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Rationalization - Max Weber

Max Weber adhered to the method of rationalization in sociological work. It is a product of the scientific specialization and technical differentiation peculiar to western culture and Weber sometimes associated to it with the notion of intellectualization. It might be division and coordination of activities on the basis of an exact study of men's relation with each other, with their roots and their environment for the purpose of achieving greater efficiency and productivity. He also described rationalization as striving for perfection in other words as an ingenious refinement of the conduct of life and the attainment of increasing mastery over the external world.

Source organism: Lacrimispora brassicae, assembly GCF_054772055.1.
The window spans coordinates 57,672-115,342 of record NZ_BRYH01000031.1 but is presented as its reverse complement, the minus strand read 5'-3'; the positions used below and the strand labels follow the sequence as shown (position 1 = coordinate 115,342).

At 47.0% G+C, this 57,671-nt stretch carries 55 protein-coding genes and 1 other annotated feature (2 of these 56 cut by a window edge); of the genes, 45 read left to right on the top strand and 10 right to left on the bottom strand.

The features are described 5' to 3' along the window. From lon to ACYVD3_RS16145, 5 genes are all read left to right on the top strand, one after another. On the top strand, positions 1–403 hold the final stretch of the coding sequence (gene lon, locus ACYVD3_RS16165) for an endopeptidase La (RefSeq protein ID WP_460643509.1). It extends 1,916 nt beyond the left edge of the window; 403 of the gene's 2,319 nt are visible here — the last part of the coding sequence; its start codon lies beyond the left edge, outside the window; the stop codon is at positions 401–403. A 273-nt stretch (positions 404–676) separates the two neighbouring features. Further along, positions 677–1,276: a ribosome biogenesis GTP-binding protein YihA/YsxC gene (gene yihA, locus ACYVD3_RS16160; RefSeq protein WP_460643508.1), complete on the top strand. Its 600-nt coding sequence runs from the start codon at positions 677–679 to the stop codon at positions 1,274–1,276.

Increasing rationalization is far from being or representing progress or being reasonable. Although it is based on scientific techniques it cannot be said to constitute an advance in knowledge in the sense of a better understanding of our way of living. Rationalized man knows that his life is provisional and uncertain; he suffers because happiness is uncertain. Rationalization is thus utopian in character; it leads man to believe that happiness is for his children, his grandchildren and so on. Hence the attraction of improved external conditions always equally remote but constantly more desirable makes him miserable in the present. Happiness continuously postponed prevents him from being content with what he has. Thus increasing rationalization and intellectualization transforms the dialectics of the inner and the outer world into that of a real void and on imaginary plenitude.Rationalization is not in itself necessarily a sign of progress hence the problem is in locating progress.

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